The study, reported in the journal Science on September 7, 2018, is among the first to model the climate effects of wind and solar installations while taking into account how vegetation responds to changes in heat and precipitation, said lead author Yan Li, a postdoctoral researcher in natural resources and environmental sciences at the University of Illinois.
Energy generation by wind and solar farms could reduce carbon emissions and thus mitigate anthropogenic climate change. But the study wanted to know – Is this the only benefit from these renewable resources? It has been shown that wind and solar could have local effects on heat, humidity, and other factors, and they can be beneficial and even in some cases, detrimental, depending on the particular region, according to Phys.org.
The Sahara Desert and the neighboring Sahel region were chosen for the study. The Sahara, because it is sparsely inhabited, and thus the development of wind and solar farms would have minimal competition for land surface area against natural and other human land uses, such as agriculture.
The Sahel is actually a transition region – a mix of desert and wooded savanna and, as such, is highly sensitive to land changes. In fact, in March a study supported by the U.S. National Science Foundation, researchers from the Department of Atmospheric and Oceanic Science, University of Maryland, College Park, Maryland found that the Sahara Desert has grown over 10 percent in the last century, pushing into the fragile Sahel.
The researchers also pointed out that the Sahara and Sahel are strategically located near Europe and the Middle East, areas with enormous current energy demand, and sub-Saharan Africa, which has a large projected growth in energy demand.
It is the feeling that massive investment in solar and wind energy, especially in the Sahel, one of the world’s poorest regions, would promote economic development as well as clean energy for desalination and provision of water for cities and food production.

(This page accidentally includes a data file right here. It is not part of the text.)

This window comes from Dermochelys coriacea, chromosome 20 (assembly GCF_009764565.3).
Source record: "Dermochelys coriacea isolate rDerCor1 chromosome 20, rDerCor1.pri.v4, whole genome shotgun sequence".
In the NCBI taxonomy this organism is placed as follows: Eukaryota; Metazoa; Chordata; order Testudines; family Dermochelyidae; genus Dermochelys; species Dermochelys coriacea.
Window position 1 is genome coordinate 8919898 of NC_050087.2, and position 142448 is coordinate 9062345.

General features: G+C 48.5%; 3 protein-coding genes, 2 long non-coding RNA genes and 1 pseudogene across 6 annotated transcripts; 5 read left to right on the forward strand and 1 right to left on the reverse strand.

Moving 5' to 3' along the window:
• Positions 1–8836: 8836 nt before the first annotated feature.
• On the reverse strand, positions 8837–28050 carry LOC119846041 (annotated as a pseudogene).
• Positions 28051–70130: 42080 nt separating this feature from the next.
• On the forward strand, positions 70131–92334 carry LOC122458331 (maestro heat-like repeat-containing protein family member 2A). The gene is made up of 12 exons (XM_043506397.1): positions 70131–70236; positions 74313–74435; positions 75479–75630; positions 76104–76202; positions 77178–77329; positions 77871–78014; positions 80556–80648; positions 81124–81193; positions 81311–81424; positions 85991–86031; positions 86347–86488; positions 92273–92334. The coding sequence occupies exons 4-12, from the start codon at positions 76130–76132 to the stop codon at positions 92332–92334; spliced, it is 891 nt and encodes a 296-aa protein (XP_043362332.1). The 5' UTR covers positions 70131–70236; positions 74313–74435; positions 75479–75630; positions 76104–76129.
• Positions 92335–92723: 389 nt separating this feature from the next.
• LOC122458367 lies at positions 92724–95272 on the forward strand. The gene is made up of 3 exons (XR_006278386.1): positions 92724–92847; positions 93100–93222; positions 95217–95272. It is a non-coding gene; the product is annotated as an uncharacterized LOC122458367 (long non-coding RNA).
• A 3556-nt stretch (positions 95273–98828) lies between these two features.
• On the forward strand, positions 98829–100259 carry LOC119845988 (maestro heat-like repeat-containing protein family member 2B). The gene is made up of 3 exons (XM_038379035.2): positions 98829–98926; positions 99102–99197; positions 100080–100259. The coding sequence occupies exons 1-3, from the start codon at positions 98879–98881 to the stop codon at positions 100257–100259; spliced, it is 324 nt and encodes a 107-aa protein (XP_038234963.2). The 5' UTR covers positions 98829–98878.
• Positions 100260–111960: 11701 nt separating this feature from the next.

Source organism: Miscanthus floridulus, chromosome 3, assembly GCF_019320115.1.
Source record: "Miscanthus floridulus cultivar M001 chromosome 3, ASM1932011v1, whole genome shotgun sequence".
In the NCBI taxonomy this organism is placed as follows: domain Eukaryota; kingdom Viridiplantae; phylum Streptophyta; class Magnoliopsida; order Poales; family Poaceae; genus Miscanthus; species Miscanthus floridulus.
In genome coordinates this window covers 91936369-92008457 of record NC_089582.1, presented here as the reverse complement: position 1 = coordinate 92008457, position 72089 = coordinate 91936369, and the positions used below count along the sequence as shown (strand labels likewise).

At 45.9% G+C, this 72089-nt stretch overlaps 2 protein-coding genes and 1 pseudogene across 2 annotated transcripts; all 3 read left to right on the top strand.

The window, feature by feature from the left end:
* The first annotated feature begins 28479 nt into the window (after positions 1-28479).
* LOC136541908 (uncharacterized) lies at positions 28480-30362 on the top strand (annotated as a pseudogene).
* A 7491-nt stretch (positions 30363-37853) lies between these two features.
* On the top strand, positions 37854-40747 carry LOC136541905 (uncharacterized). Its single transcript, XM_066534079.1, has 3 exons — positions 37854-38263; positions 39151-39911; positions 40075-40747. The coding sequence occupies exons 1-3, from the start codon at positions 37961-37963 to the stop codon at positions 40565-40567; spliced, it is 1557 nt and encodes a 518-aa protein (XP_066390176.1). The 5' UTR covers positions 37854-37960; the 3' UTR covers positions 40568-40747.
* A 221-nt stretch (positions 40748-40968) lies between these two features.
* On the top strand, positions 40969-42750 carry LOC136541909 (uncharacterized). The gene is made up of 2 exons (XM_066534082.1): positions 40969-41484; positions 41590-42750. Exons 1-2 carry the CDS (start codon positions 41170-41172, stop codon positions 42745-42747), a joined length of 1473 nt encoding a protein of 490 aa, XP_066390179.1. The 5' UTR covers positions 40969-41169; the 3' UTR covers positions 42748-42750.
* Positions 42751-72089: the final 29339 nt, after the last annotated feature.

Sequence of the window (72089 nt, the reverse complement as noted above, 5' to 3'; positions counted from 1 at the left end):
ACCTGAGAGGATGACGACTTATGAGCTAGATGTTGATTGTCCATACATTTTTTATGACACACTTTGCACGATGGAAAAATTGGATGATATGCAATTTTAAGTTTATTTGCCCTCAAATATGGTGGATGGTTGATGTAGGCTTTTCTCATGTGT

The study model and results
The wind and solar farms modeled in the study would cover more than 9 million square kilometers (3,5 million square miles) and generate, on average, about 3 terawatts and 79 terawatts of electrical power, respectively. “In 2017, the global energy demand was only 18 terawatts, so this is obviously much more energy than is currently needed worldwide,” Li said.
The research team found that wind farms caused regional warming of near-surface air temperature locally, with greater changes in minimum temperatures than maximum temperatures. They also found that wind farms increased precipitation, doubling it in many cases.
“The greater nighttime warming takes place because wind turbines can enhance the vertical mixing and bring down warmer air from above,” the authors wrote. Precipitation also increased as much as 0.25 millimeters per day on average in regions with wind farm installations.
The nice thing about the experiment was that there were nearly the same results using solar panel modeling. “We found that the large-scale installation of solar and wind farms can bring more rainfall and promote vegetation growth in these regions,” co-author Eugenia Kalnay said. “The rainfall increase is a consequence of complex land-atmosphere interactions that occur because solar panels and wind turbines create rougher and darker land surfaces.